I'd like to know whether and how "but now to V" is correctly used in the following.

In your example, the context would have to be that the other person has been interrupting you by constantly saying that you never really loved her, you only thought you did. You may have tried to argue about this, but now - because you want to finish the story - to reluctantly and grudgingly say that you will allow "or thought you did" to be inserted into your story.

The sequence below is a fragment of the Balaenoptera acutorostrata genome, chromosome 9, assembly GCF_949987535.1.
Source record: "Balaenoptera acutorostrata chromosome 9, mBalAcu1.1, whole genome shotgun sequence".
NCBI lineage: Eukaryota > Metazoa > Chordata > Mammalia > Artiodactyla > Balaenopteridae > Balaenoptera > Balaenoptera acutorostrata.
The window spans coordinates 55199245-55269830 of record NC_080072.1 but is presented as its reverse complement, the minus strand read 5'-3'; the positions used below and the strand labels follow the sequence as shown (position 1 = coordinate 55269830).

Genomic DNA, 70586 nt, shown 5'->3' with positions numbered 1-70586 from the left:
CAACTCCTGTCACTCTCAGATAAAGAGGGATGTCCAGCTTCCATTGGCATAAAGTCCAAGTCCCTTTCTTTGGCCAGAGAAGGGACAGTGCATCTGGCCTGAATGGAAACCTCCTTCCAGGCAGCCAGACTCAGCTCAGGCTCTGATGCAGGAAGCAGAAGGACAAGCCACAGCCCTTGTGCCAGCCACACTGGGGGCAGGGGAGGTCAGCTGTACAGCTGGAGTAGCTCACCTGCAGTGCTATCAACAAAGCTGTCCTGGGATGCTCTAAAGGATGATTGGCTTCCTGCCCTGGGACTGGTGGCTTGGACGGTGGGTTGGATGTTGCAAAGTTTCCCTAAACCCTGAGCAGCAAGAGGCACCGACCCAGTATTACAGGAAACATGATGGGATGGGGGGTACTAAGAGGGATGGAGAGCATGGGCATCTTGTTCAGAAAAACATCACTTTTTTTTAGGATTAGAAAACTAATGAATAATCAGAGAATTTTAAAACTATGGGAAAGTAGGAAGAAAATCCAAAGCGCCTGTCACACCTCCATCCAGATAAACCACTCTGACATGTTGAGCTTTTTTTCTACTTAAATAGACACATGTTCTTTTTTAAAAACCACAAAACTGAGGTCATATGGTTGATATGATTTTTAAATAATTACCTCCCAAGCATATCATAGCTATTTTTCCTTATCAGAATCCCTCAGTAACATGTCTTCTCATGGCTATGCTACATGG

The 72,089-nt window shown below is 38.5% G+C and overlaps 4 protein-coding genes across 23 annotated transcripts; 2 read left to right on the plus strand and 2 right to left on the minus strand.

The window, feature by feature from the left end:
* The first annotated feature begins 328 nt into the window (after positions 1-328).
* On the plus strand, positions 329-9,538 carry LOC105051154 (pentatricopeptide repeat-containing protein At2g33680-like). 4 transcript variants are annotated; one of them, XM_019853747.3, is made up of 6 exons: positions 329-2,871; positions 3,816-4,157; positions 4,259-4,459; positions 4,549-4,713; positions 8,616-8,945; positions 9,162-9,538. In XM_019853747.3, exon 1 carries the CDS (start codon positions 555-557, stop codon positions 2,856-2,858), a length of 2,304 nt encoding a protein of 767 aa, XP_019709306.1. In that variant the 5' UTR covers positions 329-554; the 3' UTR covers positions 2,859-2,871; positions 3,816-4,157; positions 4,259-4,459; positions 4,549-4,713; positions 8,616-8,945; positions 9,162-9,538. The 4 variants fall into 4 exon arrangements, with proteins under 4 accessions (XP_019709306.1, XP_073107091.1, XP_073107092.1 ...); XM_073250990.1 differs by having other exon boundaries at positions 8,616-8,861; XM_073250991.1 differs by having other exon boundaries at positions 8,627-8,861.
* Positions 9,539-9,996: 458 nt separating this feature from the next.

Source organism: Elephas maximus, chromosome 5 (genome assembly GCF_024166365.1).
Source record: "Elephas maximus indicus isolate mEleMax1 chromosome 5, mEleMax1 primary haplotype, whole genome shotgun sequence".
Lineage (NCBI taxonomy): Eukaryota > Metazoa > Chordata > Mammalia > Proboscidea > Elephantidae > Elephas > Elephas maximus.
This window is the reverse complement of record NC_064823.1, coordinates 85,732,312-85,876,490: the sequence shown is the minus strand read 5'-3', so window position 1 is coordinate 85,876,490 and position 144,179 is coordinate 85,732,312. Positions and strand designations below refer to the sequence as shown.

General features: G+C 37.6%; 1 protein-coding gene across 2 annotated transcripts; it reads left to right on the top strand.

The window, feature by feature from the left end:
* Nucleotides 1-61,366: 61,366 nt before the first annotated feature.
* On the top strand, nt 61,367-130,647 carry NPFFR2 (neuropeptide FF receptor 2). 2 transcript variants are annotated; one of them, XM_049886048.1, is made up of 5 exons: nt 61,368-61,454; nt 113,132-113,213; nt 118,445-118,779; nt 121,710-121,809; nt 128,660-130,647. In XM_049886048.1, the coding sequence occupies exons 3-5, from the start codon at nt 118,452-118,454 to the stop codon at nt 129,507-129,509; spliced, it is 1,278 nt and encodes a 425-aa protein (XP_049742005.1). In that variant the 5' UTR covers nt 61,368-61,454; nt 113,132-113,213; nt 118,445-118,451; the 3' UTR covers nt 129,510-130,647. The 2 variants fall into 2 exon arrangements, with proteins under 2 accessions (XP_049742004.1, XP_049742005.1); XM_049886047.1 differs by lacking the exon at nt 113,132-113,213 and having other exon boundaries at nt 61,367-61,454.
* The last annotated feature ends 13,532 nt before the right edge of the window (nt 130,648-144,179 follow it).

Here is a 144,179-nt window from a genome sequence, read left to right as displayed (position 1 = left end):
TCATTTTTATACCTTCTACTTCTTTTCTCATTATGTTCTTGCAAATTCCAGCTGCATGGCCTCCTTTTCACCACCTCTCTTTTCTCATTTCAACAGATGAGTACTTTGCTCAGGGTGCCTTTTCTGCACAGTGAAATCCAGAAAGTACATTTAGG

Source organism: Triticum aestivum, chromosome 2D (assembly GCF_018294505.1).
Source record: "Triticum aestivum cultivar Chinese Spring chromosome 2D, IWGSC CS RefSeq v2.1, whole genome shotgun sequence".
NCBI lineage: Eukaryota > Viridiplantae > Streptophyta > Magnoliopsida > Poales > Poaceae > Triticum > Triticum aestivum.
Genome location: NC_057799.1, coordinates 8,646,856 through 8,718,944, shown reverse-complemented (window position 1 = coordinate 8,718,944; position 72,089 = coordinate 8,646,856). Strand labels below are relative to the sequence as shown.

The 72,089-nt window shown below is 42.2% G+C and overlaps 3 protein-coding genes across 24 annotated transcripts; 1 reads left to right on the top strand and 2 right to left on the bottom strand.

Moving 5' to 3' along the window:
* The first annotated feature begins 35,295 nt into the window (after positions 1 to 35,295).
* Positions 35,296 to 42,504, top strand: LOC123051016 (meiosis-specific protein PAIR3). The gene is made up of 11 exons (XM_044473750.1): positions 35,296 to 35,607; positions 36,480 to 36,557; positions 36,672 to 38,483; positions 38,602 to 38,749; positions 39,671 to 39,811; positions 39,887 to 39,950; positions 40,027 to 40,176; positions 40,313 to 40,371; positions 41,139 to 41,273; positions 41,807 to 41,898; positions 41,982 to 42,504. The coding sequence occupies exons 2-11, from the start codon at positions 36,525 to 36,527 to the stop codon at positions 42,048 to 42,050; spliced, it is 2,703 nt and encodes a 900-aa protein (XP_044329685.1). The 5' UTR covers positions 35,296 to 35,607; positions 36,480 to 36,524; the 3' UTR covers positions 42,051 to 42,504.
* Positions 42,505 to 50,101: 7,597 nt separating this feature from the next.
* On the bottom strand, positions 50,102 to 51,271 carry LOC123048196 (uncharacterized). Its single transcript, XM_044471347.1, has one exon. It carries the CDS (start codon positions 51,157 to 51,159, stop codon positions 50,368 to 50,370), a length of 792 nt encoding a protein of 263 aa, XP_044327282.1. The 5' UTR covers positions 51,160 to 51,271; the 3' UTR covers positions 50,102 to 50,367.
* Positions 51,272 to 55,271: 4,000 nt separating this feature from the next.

1 Answer 1


The expression "but now to V" makes me think about a context where there was a previous situation, action for the purpose of achieving something, then (but now ...) the same situation/action has a different purpose, a different target or objective (" ... to do something").

That is exactly what it's expressed in your quote:

  1. Previous situation: You were arguing with her with the intent of denying what she was saying (that you've never loved her).
  2. Current situation: Now you are arguing with the intent of finishing your story.

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